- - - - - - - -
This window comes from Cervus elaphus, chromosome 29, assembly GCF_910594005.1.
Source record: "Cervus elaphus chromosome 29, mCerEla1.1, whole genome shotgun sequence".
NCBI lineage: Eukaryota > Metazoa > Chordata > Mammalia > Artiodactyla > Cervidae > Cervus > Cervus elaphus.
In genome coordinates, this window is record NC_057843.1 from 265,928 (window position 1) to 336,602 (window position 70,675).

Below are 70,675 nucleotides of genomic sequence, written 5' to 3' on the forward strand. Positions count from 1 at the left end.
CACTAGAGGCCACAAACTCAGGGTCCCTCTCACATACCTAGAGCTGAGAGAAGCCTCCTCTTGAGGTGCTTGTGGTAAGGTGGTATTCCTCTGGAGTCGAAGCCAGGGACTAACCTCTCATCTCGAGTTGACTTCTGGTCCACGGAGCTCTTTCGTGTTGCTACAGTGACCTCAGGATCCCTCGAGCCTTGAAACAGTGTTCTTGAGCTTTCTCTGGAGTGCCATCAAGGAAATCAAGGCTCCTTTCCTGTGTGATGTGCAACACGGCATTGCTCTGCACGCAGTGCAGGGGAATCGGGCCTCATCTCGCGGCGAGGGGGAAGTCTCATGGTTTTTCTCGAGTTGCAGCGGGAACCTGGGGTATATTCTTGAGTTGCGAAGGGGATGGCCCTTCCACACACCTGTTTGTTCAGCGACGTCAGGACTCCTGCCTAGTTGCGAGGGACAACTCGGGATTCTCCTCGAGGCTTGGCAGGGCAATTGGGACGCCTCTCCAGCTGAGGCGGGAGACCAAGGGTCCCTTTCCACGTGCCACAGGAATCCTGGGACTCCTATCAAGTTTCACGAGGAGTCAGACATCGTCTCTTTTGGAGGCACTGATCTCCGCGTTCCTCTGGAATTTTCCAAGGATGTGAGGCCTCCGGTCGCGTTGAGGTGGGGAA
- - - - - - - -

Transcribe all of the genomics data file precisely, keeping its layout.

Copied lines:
This window comes from Cervus elaphus, chromosome 29, assembly GCF_910594005.1.
Source record: "Cervus elaphus chromosome 29, mCerEla1.1, whole genome shotgun sequence".
NCBI lineage: Eukaryota > Metazoa > Chordata > Mammalia > Artiodactyla > Cervidae > Cervus > Cervus elaphus.
In genome coordinates, this window is record NC_057843.1 from 265,928 (window position 1) to 336,602 (window position 70,675).

Below are 70,675 nucleotides of genomic sequence, written 5' to 3' on the forward strand. Positions count from 1 at the left end.
CACTAGAGGCCACAAACTCAGGGTCCCTCTCACATACCTAGAGCTGAGAGAAGCCTCCTCTTGAGGTGCTTGTGGTAAGGTGGTATTCCTCTGGAGTCGAAGCCAGGGACTAACCTCTCATCTCGAGTTGACTTCTGGTCCACGGAGCTCTTTCGTGTTGCTACAGTGACCTCAGGATCCCTCGAGCCTTGAAACAGTGTTCTTGAGCTTTCTCTGGAGTGCCATCAAGGAAATCAAGGCTCCTTTCCTGTGTGATGTGCAACACGGCATTGCTCTGCACGCAGTGCAGGGGAATCGGGCCTCATCTCGCGGCGAGGGGGAAGTCTCATGGTTTTTCTCGAGTTGCAGCGGGAACCTGGGGTATATTCTTGAGTTGCGAAGGGGATGGCCCTTCCACACACCTGTTTGTTCAGCGACGTCAGGACTCCTGCCTAGTTGCGAGGGACAACTCGGGATTCTCCTCGAGGCTTGGCAGGGCAATTGGGACGCCTCTCCAGCTGAGGCGGGAGACCAAGGGTCCCTTTCCACGTGCCACAGGAATCCTGGGACTCCTATCAAGTTTCACGAGGAGTCAGACATCGTCTCTTTTGGAGGCACTGATCTCCGCGTTCCTCTGGAATTTTCCAAGGATGTGAGGCCTCCGGTCGCGTTGAGGTGGGGAA